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Being a homeowner takes a whole lot of know-how that isn’t immediately obvious to a first-time homebuyer. To begin with, the financial commitment of owning a home doesn’t end at closing—borrowers have to be prepared to budget so they can afford a monthly housing payment and other home expenses. While this might be an easy transition for renters who made regular, consistent payments, other things might come as a surprise, such as taking care of home repairs personally rather than calling up the landlord, or paying for utilities and other regular expenses that may have been included in their previous rent. New homebuyers who lived with family or otherwise didn’t manage similar expenses might not even know to expect such things. Homebuyer education and counseling can help borrowers be prepared for these, and other, aspects of homeownership.

The difference between homebuyer counseling and homebuyer education

Homebuyer education and counseling are different, but fulfill similar purposes. Both are intended to empower homebuyers to become successful homeowners. Both types of programs provide education about being a homeowner and how to avoid common pitfalls. The biggest difference between the two is when the program is administered. Homebuyer education is a way that you can better understand what’s involved in finding, buying and owning a home. You might be required to complete this course by your mortgage lender, or if you’re participating in a down payment assistance or other housing financing program.

Homebuyer counseling, on the other hand, typically comes after closing and provides the onboarding needed to assist homebuyers through potential unfamiliar processes. By virtue of occurring during the new homebuyer’s initial months of homeownership, homebuyer counseling is ready to address questions and concerns as they arrive. Homebuyer counseling isn’t as common as homebuyer education among down payment assistance programs, but both are there to lower the chance of defaults and improve homeowner satisfaction. Think of homebuyer education as preparation and homebuyer counseling as support.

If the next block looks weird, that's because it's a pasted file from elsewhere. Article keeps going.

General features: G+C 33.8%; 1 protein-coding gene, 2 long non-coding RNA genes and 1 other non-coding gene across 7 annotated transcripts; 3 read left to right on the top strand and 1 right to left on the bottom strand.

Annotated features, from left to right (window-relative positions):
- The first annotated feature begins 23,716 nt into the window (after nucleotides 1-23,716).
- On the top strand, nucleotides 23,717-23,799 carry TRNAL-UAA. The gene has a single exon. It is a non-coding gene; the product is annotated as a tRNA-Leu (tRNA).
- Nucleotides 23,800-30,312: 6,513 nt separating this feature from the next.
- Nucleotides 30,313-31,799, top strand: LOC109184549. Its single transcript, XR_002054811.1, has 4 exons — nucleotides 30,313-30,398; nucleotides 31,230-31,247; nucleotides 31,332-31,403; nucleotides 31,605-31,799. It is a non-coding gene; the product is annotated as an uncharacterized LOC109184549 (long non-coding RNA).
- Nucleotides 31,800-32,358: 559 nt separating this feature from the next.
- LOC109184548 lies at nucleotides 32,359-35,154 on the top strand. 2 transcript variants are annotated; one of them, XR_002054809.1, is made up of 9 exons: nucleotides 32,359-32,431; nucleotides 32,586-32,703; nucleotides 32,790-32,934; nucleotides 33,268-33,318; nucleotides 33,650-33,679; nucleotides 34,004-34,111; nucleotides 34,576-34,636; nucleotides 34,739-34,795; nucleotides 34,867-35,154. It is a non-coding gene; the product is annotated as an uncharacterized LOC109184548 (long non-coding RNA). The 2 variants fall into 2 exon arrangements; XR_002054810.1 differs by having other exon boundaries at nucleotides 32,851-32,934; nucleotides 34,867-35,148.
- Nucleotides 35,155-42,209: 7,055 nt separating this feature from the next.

CBC Mortgage Agency’s Chenoa Fund down payment assistance may require homebuyer education for Chenoa Fund borrowers; through the Chenoa Fund program if the borrower is using a DPA Edge product and has a credit score lower than 640. On the other hand, CBC Mortgage Agency offers homebuyer counseling to all Chenoa Fund borrowers for the first eighteen months after closing. This counseling provides borrowers the assistance that is needed to transition into long term success with homeownership. This counseling can happen over text or email, over the phone, or even through video conferencing.

To learn more about the Chenoa Fund down payment assistance program and CBC Mortgage Agency’s borrower support initiatives, please check out our website or reach out to our information team.